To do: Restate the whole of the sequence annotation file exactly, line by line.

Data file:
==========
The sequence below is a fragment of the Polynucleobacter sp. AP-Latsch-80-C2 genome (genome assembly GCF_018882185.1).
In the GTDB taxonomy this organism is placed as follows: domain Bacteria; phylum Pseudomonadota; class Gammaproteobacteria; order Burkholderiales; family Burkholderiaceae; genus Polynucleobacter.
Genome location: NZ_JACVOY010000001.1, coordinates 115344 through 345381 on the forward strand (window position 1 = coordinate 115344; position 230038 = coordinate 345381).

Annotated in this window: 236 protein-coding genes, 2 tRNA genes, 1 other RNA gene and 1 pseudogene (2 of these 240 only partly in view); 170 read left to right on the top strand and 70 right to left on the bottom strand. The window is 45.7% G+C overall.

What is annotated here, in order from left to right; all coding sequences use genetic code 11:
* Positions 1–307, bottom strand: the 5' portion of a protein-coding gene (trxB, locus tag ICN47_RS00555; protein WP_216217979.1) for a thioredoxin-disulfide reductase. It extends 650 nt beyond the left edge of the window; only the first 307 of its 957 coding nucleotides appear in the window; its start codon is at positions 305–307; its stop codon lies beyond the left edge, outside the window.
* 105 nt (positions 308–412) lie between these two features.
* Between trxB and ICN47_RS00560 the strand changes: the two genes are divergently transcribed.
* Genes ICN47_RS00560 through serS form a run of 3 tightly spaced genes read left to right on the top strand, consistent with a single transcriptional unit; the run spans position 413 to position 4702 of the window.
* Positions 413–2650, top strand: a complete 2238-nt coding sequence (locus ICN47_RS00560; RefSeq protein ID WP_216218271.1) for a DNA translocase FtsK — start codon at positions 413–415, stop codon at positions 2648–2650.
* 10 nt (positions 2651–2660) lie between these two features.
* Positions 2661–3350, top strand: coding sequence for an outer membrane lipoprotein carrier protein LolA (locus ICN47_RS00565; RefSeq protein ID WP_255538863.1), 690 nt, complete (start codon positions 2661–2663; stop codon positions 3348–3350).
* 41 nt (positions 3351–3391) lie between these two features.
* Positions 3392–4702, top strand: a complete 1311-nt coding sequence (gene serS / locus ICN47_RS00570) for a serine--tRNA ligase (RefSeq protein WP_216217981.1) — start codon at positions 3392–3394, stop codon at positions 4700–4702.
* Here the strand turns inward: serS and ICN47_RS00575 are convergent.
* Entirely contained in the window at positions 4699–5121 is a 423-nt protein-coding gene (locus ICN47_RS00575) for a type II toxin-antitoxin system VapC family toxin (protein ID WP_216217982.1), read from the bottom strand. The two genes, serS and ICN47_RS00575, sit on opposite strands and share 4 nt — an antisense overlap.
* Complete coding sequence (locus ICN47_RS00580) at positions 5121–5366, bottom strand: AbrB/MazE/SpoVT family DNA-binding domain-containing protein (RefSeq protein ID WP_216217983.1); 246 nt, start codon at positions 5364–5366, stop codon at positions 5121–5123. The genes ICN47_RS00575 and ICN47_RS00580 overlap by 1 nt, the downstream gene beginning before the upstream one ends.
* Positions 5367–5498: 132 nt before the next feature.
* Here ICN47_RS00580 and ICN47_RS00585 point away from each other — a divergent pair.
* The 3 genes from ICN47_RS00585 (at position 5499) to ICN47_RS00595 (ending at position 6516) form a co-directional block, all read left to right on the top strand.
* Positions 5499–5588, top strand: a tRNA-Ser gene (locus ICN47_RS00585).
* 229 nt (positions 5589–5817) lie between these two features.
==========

The sequence below is a fragment of the Polynucleobacter sp. AP-Latsch-80-C2 genome (genome assembly GCF_018882185.1).
In the GTDB taxonomy this organism is placed as follows: domain Bacteria; phylum Pseudomonadota; class Gammaproteobacteria; order Burkholderiales; family Burkholderiaceae; genus Polynucleobacter.
Genome location: NZ_JACVOY010000001.1, coordinates 115344 through 345381 on the forward strand (window position 1 = coordinate 115344; position 230038 = coordinate 345381).

Annotated in this window: 236 protein-coding genes, 2 tRNA genes, 1 other RNA gene and 1 pseudogene (2 of these 240 only partly in view); 170 read left to right on the top strand and 70 right to left on the bottom strand. The window is 45.7% G+C overall.

What is annotated here, in order from left to right; all coding sequences use genetic code 11:
* Positions 1–307, bottom strand: the 5' portion of a protein-coding gene (trxB, locus tag ICN47_RS00555; protein WP_216217979.1) for a thioredoxin-disulfide reductase. It extends 650 nt beyond the left edge of the window; only the first 307 of its 957 coding nucleotides appear in the window; its start codon is at positions 305–307; its stop codon lies beyond the left edge, outside the window.
* 105 nt (positions 308–412) lie between these two features.
* Between trxB and ICN47_RS00560 the strand changes: the two genes are divergently transcribed.
* Genes ICN47_RS00560 through serS form a run of 3 tightly spaced genes read left to right on the top strand, consistent with a single transcriptional unit; the run spans position 413 to position 4702 of the window.
* Positions 413–2650, top strand: a complete 2238-nt coding sequence (locus ICN47_RS00560; RefSeq protein ID WP_216218271.1) for a DNA translocase FtsK — start codon at positions 413–415, stop codon at positions 2648–2650.
* 10 nt (positions 2651–2660) lie between these two features.
* Positions 2661–3350, top strand: coding sequence for an outer membrane lipoprotein carrier protein LolA (locus ICN47_RS00565; RefSeq protein ID WP_255538863.1), 690 nt, complete (start codon positions 2661–2663; stop codon positions 3348–3350).
* 41 nt (positions 3351–3391) lie between these two features.
* Positions 3392–4702, top strand: a complete 1311-nt coding sequence (gene serS / locus ICN47_RS00570) for a serine--tRNA ligase (RefSeq protein WP_216217981.1) — start codon at positions 3392–3394, stop codon at positions 4700–4702.
* Here the strand turns inward: serS and ICN47_RS00575 are convergent.
* Entirely contained in the window at positions 4699–5121 is a 423-nt protein-coding gene (locus ICN47_RS00575) for a type II toxin-antitoxin system VapC family toxin (protein ID WP_216217982.1), read from the bottom strand. The two genes, serS and ICN47_RS00575, sit on opposite strands and share 4 nt — an antisense overlap.
* Complete coding sequence (locus ICN47_RS00580) at positions 5121–5366, bottom strand: AbrB/MazE/SpoVT family DNA-binding domain-containing protein (RefSeq protein ID WP_216217983.1); 246 nt, start codon at positions 5364–5366, stop codon at positions 5121–5123. The genes ICN47_RS00575 and ICN47_RS00580 overlap by 1 nt, the downstream gene beginning before the upstream one ends.
* Positions 5367–5498: 132 nt before the next feature.
* Here ICN47_RS00580 and ICN47_RS00585 point away from each other — a divergent pair.
* The 3 genes from ICN47_RS00585 (at position 5499) to ICN47_RS00595 (ending at position 6516) form a co-directional block, all read left to right on the top strand.
* Positions 5499–5588, top strand: a tRNA-Ser gene (locus ICN47_RS00585).
* 229 nt (positions 5589–5817) lie between these two features.